Confocal images of CAFs and PCa cells (+ exosomes)
Confocal images of cancer associated fibroblasts and prostate cancer-associated cells (+ exosomes)

Contact

For more information or to collaborate, please contact:
Professor Charlotte Bevan
charlotte.bevan@imperial.ac.uk

Learn about prostate cancer research in the Department
See research areas related to this cancer type

What we do

We are carrying out research to develop ways of determining when prostate cancer becomes life-threatening. The hormone testosterone is known to promote prostate cancer growth and we are trying to understand the molecular mechanisms of this hormone. We are also developing new ways to treat prostate cancer, both by targeting the testosterone pathway and other methods.

Why it is important

Prostate cancer is the most common male cancer in the West, affecting 1 in 8 men in the UK. It kills more men than any other type of cancer except lung cancer.  Prostate cancer is treated with surgery, radiation, hormonal therapies and/or chemotherapy - or in certain circumstances may be followed without active treatment. While current therapies are initially effective, ultimately resistance develops and a significant percentage of patients develop life-threatening, advanced disease.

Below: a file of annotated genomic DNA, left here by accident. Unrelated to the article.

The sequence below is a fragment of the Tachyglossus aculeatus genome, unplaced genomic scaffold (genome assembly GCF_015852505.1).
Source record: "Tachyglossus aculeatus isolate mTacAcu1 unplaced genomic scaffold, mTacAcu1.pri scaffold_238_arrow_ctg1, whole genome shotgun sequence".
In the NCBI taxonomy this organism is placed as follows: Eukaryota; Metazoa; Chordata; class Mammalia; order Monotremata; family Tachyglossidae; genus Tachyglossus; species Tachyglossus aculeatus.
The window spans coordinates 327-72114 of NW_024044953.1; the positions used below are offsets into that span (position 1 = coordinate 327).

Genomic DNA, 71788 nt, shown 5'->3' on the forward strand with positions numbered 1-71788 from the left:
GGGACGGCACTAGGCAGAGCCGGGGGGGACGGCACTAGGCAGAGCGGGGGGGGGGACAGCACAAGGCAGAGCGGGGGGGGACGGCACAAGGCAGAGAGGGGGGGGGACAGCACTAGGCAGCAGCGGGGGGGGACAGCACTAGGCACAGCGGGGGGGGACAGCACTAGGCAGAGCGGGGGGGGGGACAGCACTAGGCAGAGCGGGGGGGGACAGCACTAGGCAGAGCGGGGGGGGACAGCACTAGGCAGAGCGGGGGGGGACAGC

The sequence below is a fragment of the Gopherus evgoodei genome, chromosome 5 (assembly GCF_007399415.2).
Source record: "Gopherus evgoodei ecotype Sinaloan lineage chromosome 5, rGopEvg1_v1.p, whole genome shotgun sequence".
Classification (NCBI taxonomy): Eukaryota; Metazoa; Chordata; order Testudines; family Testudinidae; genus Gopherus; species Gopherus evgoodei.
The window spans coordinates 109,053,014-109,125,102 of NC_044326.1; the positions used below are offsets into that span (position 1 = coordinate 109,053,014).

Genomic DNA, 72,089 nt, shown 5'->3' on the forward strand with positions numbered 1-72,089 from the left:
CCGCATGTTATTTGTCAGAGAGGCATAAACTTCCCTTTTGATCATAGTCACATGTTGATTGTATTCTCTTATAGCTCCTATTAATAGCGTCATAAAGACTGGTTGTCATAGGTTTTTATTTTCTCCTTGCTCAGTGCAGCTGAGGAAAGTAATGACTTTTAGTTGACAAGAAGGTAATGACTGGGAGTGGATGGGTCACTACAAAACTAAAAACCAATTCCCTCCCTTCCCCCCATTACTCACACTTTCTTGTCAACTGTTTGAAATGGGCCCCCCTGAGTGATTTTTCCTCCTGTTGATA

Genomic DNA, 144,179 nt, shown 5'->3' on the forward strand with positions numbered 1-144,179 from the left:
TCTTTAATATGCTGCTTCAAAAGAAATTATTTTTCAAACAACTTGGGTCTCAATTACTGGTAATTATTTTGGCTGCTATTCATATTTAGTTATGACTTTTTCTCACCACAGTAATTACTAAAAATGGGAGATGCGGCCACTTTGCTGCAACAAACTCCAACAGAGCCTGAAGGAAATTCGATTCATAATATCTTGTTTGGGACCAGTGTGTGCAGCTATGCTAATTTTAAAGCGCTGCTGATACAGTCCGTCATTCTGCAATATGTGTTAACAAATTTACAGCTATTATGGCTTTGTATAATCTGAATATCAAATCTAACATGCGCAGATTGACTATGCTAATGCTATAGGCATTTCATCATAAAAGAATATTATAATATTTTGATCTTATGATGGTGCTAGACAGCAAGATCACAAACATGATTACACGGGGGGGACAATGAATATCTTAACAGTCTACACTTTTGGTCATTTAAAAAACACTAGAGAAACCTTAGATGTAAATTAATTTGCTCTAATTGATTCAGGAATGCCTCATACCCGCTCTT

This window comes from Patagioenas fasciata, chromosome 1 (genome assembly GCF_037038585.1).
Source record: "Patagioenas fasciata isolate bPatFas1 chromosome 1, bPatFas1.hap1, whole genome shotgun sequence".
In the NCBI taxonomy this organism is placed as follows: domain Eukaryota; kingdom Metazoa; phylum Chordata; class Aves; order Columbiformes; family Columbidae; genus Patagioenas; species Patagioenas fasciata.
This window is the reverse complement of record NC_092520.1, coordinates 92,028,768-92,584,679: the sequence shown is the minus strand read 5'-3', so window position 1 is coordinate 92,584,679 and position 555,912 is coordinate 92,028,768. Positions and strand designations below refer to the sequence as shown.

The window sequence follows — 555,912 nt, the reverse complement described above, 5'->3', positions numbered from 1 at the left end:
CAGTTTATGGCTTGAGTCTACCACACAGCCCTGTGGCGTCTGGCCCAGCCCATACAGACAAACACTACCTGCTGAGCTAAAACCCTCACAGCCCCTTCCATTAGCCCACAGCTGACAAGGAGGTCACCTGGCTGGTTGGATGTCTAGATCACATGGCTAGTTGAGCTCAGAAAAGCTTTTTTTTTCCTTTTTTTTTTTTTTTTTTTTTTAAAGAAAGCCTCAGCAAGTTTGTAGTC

How it can benefit patients

By understanding the mechanisms that cause disease progression we can use this knowledge to develop new therapies to combat it.  Additionally, current screening tests for prostate cancer are widely considered to be not accurate enough and lead to the over-diagnosis of patients with benign forms of prostate disease, which need no or less aggressive treatment. The development of accurate screening tests will distinguish between patients with benign and aggressive forms of the disease, and allow patients to be given the most effective treatments for them as early as possible (personalised medicine). This will be facilitated by the identification of the molecular changes that categorise treatment response and relapse.

Summary of current research

  • Mechanisms of androgen signalling leading to prostate tumour growth
  • New therapies for "castrate-resistant" prostate cancer
  • Cell signalling networks that facilitate prostate cancer progression
  • New biomarkers for prostate cancer, including non-invasive blood tests
  • Clinical trials in phase 1 to 3 of new drugs for the treatment of prostate cancer

Lead researchers and their groups